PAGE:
Prenons un exemple, le fichier File.xlsx a été modifié le 16/03/2021 à 16:09:23 sur le Macbook. La restauration Time Machine a récupéré File.xlsx daté du 15/03/2021 à 21:37:43, mais cette restauration a eu lieu le 16/03/2021 à 17:00:00. Que va faire iCloud? La bonne version du fichier est bien celle du Macbook, datée du 16/03/2021 à 16:09:23.
Et bien dans mon cas, iCloud semble un peu perdu et ne synchronise plus. Est-ce ce dilemme la cause de cette hésitation? Allez savoir.
Comment y remédier?
Apple préconise, lorsque iCloud ne synchronise plus, de fermer la session et la rouvrir après redémarrage. Fermer la session, affiche une alerte: vos fichiers seront effacés de ce Mac! Vous pouvez en garder une copie si nécessaire. Dans mon cas, pas besoin de copie, j’ai toujours ma sauvegarde Time Machine et la version dans le Cloud. J’opte donc pour décocher la copie locale et ferme la session.
Après redémarrage de mon ordi, et reconnexion à iCloud, surprise: mes fichiers sont instantanément restaurés dans Documents et Bureau, mais toujours pas synchro! Etrange. Du coup je retente la déconnexion d’iCloud en m’assurant bien d’avoir décoché l’option de copie locale. Je redémarre le Mac, mais avant de reconnecter iCloud, je vérifie le contenu de mes dossiers. Documents et Bureau sont bien vides, mais il existe un dossier à la racine de mon compte sur le disque système: iCloud Drive (Archive). Voilà mo coupable!
Pourtant je ne l’ai pas demandé. Je renomme donc ce dossier en “Mon iCloud Drive (Archive)” avant de rouvrir la session iCloud.
Cette fois c’est bon, mes dossiers Documents et Bureau sont bien vides…. mais restent vides! Je m’attends au moins à voir la structure de ces dossiers apparaître depuis iCloud, mais non rien! Je décide de jouer la montre et je m’occupe d’autre chose, tout en gardant un oeil discret sur mes dossiers. A tout hasard, je crée un dossier “16 Mars” sur le bureau, juste pour voir. J’ouvre mon MacBook Pro et constate que ce dossier ne semble pas y apparaître… Pas d’icône nuage iCloud non plus sur l’iMac…
Et puis soudain, sans prévenir, mes dossiers se remplissent à nouveau depuis iCloud, “17 Mars” apparaît sur le MacBook Pro et tous les autres documents et dossiers descendent du nuage. Ouf! La synchro est rétablie. Mon File.xlsx est daté du 16/03/2021 à 16:09:23, c-à-d la dernière version montée dans iCloud depuis le MacBook Pro. Normal!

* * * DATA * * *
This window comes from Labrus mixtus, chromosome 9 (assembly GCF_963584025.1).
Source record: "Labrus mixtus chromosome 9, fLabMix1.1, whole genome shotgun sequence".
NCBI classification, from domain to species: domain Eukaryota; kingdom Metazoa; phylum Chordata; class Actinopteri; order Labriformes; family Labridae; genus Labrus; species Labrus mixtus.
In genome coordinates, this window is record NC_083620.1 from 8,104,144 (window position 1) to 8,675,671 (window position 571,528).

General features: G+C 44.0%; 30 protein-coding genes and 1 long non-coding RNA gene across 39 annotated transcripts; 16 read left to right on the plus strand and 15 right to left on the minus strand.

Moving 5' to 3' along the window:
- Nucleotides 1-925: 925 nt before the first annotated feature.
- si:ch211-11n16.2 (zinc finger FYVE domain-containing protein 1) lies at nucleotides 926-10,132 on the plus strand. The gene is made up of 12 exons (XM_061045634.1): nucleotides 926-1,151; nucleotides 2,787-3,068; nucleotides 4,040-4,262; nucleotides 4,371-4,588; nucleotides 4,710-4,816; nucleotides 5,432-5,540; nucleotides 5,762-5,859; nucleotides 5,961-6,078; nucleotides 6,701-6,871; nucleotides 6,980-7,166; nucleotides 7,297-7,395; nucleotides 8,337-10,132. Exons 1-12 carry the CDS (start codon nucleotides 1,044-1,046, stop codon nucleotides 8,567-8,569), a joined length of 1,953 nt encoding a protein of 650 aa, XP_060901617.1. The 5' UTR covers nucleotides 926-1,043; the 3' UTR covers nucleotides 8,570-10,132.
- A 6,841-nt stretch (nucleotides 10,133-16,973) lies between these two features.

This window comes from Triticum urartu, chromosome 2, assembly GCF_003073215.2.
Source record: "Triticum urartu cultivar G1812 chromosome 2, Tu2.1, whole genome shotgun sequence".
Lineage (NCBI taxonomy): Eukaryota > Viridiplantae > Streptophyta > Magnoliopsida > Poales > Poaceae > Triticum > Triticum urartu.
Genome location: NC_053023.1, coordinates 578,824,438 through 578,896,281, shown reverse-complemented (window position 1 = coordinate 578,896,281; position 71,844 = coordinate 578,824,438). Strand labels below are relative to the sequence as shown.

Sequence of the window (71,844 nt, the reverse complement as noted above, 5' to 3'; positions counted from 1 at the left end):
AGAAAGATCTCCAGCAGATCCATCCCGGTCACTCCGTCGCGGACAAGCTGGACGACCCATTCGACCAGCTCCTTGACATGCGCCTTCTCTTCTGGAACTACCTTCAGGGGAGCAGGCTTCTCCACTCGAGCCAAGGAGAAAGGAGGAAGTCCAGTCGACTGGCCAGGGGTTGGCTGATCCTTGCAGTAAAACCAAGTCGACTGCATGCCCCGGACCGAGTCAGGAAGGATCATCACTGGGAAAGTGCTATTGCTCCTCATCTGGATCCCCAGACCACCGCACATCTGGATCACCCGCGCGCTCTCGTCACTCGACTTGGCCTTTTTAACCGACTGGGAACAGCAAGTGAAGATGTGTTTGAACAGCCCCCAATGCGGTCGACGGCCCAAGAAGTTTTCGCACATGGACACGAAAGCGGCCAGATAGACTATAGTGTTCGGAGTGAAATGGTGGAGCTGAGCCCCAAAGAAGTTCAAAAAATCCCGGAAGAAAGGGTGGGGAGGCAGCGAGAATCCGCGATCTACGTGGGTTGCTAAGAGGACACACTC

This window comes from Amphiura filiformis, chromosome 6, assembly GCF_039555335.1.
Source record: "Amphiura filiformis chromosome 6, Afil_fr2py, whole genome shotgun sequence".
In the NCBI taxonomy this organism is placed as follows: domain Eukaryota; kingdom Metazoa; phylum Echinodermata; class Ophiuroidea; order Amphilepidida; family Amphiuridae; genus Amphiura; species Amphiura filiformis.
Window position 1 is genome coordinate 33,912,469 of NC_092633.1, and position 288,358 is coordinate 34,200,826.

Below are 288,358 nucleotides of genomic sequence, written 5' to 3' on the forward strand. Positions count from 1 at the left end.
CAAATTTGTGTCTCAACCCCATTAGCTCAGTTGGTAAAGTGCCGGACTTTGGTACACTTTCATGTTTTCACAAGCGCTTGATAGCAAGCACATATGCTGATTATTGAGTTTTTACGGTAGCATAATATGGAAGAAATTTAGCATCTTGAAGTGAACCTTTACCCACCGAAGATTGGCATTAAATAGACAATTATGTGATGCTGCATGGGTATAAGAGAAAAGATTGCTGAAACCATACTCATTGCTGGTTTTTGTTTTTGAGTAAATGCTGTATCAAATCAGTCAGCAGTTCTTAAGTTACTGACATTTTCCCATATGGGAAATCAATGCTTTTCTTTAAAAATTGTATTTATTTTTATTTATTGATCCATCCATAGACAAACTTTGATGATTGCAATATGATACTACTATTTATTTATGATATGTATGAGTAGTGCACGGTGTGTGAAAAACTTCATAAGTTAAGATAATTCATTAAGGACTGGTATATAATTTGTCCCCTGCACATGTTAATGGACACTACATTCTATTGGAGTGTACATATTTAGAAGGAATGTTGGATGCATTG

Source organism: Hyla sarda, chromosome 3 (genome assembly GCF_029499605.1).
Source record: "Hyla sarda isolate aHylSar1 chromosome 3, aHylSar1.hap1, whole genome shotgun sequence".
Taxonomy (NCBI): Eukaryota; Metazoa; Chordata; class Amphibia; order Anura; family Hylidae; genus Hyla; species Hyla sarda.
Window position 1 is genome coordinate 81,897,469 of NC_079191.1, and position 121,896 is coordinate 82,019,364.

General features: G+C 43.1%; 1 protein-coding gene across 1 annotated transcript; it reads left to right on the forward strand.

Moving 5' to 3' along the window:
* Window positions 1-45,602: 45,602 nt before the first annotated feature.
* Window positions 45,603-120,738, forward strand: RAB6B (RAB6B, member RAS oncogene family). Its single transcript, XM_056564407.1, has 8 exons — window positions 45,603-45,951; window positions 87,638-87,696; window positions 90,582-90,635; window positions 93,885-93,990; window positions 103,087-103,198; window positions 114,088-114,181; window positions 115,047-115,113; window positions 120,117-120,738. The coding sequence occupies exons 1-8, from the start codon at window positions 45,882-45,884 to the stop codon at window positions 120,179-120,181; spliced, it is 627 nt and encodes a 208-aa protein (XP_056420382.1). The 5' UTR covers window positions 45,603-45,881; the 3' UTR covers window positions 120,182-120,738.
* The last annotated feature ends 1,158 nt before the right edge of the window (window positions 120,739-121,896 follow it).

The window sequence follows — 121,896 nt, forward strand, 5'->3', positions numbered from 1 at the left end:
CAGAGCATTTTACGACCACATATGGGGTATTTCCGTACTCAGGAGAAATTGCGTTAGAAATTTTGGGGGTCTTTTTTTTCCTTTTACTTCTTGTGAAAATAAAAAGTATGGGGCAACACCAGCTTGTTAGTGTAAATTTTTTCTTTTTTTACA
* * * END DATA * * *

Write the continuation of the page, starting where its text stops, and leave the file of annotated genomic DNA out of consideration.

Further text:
La gestion d’iCloud semble coller aux attentes. Cependant, Apple laisse les utilisateurs dans le noir. Un petit tableau de bord qui montrerait l’état de la synchro iCloud ne serait pas un luxe, avec un bouton pour la relancer voire une gestion des conflits éventuels. On peut rêver.
The recent fire at an OVH cloud hosting data center has brought the security of our data and the need for backups back to the top of our concerns.
How many times have I been called for help by a friend or family member for a broken computer or a failed hard drive. My first question is always the same: “do you have a backup?” And often the answer is the same too: “Uh… no!”
Fortunately enough, Mac owners, you have everything you need at hand for a good backup strategy. As a general rule, it is advisable to always have at least two copies of our data, three is even better.
Let’s imagine some possible and even probable scenarios:
your 10 year old computer crashes, dead. Or your laptop falls into the water as you cycle across a bridge.
you edit an important presentation for tomorrow to be video-conference in front of fifty participants including your boss, but you get tangled up and mistakenly overwrite it with another unimportant presentation. Ten days of work lost. Panic!
a thief breaks into your home and takes your beloved computer with all your photos and videos inside. He also steals external hard drives piled up on your desk. Or worse, a fire breaks out in your house, which is reduced to ashes, from the cellar to the attic.
You are in great trouble, unless you have implemented a backup strategy, which we will describe here.
Let’s start with the different possible options:
Time Machine backup
backup in the cloud
Your important files (Documents, photos) are stored in the Apple Cloud. This protects you in the event of loss, failure or destruction of your computer. Once the computer is repaired or replaced, signing in to the iCloud account will restore all of your documents and photos to the new device. This option has a cost, because the free version is limited to 5GB, which means not much. But it is very practical and comfortable, nothing to do, your documents magically reappear in their original location. Be careful, however, this redundancy does not protect against handling error (overwriting one file by another or throwing in the trash and emptying the trash), because the error is also replicated in the cloud.